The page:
Subject: Re: [linux-audio-user] ams, jackd & X as root? on debian
From: Jan \ (eviltwin69_AT_cableone.net)
Date: Fri Dec 27 2002 - 18:17:37 EET
There is an option in /etc/X11/xdm-config (if you are running xdm, kdm,
gdm) that will turn off X authorization. It is
change this to false and anyone can connect. It's a bad idea though.
Doing the xhost + localhost is pretty safe but there are better
solutions. Next option - as you (local user) enter :
This gives you a list of cookies that you can add as root to allow you
to use X. You just cut and paste the :0 and /unix cookies and do an
xauth add as root. Cleaner, yes, but it's a major pain. I'm assuming
that you are doing an su or su - to log in as root. The best thing you
can do is, instead of using su, to do ssh -l root localhost. This will
run the root user in a secure shell and will pass all X traffic
encrypted. It will use a proxy display server so there is no
authorization problem. You'll notice that your DISPLAY variable as root
is set to localhost:10.0 or something like that.
I will sometimes run as root (under fvwm2 to minimize latency problems)
but I've been doing UNIX system admin for 15 years so I feel fairly
comfortable with it. The only real danger running as root is that
you'll do something stupid (what we like to call an SOD).
On Fri, 2002-12-27 at 04:31, Steve Harris wrote:
> On Thu, Dec 26, 2002 at 10:41:32 -0500, Eric Dantan Rzewnicki wrote:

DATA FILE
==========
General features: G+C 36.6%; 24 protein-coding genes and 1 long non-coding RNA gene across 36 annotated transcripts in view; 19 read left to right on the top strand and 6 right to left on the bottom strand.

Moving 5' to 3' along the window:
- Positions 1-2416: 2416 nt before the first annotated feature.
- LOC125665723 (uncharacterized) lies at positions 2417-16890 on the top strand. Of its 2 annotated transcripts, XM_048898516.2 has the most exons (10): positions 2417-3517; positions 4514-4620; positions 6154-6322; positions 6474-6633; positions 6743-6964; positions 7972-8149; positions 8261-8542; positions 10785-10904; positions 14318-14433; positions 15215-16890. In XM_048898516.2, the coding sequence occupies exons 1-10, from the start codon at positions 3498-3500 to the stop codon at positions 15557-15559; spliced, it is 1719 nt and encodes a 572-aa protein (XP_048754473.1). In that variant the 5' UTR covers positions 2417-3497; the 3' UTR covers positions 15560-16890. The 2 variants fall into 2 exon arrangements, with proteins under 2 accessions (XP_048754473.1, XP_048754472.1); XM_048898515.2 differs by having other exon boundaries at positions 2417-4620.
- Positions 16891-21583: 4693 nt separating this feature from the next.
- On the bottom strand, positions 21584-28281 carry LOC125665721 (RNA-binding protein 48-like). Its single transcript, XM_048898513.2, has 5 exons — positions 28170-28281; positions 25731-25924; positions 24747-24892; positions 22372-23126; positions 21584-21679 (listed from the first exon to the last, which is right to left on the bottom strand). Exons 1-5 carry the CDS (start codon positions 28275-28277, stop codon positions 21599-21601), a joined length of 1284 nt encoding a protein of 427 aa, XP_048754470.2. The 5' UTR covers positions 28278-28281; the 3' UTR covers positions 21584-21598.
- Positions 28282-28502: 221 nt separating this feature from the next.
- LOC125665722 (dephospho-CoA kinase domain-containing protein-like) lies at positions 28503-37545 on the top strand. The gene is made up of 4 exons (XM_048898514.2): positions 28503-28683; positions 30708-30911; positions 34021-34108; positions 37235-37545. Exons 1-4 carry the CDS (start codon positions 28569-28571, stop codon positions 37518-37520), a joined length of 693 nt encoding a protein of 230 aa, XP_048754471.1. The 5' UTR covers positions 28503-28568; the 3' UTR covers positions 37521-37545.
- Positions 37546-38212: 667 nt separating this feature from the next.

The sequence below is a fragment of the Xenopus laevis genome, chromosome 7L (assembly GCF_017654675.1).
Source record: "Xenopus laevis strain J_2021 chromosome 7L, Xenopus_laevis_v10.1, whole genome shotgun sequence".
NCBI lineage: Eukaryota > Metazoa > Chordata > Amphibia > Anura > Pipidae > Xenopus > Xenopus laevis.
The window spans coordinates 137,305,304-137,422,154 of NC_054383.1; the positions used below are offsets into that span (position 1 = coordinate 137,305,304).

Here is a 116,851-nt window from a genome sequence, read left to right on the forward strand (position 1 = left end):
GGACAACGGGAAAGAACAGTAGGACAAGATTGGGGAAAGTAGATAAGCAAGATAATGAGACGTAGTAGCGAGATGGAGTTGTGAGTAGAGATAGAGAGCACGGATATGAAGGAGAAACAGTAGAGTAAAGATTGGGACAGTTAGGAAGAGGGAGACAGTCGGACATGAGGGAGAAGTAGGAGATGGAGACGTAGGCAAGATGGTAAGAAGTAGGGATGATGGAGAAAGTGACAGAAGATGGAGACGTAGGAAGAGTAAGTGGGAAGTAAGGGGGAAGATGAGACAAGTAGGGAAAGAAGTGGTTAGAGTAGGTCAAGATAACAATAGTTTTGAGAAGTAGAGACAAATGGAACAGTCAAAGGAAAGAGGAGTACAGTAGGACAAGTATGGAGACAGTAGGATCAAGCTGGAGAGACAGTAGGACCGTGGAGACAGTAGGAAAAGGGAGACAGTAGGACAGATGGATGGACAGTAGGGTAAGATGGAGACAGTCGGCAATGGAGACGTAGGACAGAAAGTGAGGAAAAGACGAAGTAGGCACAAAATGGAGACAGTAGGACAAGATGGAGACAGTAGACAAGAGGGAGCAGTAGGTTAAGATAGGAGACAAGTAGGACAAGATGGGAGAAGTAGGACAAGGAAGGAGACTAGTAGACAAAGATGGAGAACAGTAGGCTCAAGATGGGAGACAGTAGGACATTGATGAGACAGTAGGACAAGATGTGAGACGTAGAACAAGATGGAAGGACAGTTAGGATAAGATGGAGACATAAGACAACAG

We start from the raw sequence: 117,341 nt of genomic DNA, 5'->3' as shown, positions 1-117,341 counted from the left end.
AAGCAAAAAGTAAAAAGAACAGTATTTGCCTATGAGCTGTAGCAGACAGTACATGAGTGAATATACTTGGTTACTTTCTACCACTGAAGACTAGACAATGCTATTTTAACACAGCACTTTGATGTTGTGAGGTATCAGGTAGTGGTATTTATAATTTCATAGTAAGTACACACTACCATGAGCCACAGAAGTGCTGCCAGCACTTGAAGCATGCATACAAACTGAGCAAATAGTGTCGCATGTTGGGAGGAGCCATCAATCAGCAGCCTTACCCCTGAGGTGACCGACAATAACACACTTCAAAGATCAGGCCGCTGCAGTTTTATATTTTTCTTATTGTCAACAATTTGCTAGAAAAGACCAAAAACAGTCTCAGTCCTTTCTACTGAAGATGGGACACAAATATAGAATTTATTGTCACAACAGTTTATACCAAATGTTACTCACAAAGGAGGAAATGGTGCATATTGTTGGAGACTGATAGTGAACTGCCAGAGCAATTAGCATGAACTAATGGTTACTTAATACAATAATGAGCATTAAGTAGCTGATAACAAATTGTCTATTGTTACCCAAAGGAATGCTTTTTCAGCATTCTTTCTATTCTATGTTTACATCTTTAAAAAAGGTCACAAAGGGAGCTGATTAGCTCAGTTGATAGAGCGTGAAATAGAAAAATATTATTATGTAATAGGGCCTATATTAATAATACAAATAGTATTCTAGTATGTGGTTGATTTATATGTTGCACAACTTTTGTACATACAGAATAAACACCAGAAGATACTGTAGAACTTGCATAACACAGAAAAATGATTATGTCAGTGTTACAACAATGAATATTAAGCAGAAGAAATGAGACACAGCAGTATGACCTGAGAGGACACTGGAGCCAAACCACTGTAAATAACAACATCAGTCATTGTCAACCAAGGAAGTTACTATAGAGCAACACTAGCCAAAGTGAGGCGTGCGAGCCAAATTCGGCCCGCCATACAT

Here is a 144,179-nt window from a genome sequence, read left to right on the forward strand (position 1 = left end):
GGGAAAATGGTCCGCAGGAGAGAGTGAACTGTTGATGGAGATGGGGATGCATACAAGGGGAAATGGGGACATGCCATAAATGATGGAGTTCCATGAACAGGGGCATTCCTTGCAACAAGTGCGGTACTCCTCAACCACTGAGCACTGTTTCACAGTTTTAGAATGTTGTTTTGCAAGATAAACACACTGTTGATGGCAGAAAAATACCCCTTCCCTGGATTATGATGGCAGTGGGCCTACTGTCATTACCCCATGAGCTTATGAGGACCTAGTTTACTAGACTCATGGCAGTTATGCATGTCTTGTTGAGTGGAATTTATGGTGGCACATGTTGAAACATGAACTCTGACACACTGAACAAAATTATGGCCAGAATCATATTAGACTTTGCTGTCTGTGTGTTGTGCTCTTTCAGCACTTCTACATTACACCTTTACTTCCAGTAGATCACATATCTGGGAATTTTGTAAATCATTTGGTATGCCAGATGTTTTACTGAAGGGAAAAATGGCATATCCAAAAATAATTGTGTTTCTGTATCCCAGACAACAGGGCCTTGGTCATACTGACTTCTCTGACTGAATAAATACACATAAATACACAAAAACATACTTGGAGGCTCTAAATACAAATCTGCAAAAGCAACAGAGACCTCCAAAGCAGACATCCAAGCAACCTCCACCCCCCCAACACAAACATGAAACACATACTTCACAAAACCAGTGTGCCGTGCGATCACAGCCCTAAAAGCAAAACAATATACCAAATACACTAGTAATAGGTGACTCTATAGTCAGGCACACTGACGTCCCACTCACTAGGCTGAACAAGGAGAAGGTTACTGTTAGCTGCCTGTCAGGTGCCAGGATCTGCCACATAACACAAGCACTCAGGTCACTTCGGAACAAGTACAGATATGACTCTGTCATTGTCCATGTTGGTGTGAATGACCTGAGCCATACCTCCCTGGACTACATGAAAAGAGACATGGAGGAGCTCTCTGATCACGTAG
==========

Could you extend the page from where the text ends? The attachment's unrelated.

> > Anyway. I end up with an executable ams. When I run ./ams I get this:
> > ./ams: error while loading shared libraries: libjack.so.0: cannot open
> > shared object file: No such file or directory
> > I have that in /usr/local/lib/libjack.so.0 so creating this link appears
> > to help:
> > box1:/usr/lib# ln -s /usr/local/lib/libjack.so.0 libjack.so.0
> > Is that the correct sollution?
> No, delete that link then try running ldconfig as root, if that doesn't
> work, check your /etc/ld.so.conf includes /usr/local/lib.
> > box1:/home/eric/audio_code/ams-1.5.5# ./ams
> > ams: cannot connect to X server
> > I assume this is because X is running as me (eric) and not as root. I'll
> > try getting out of X and starting it as root as soon as I finish writing
> > this message. But, is there a way to let root connect to the X server
> > that's running as eric?
> Run "xhost + localhost" as you to allow root to connect, there is a cleaner
> way involving cookies, but I cant remeber it. I'm supprised your
> distribution doesn't set that up automatically.
> > Do those of you running jackd as root also run your X session as root?
> - Steve
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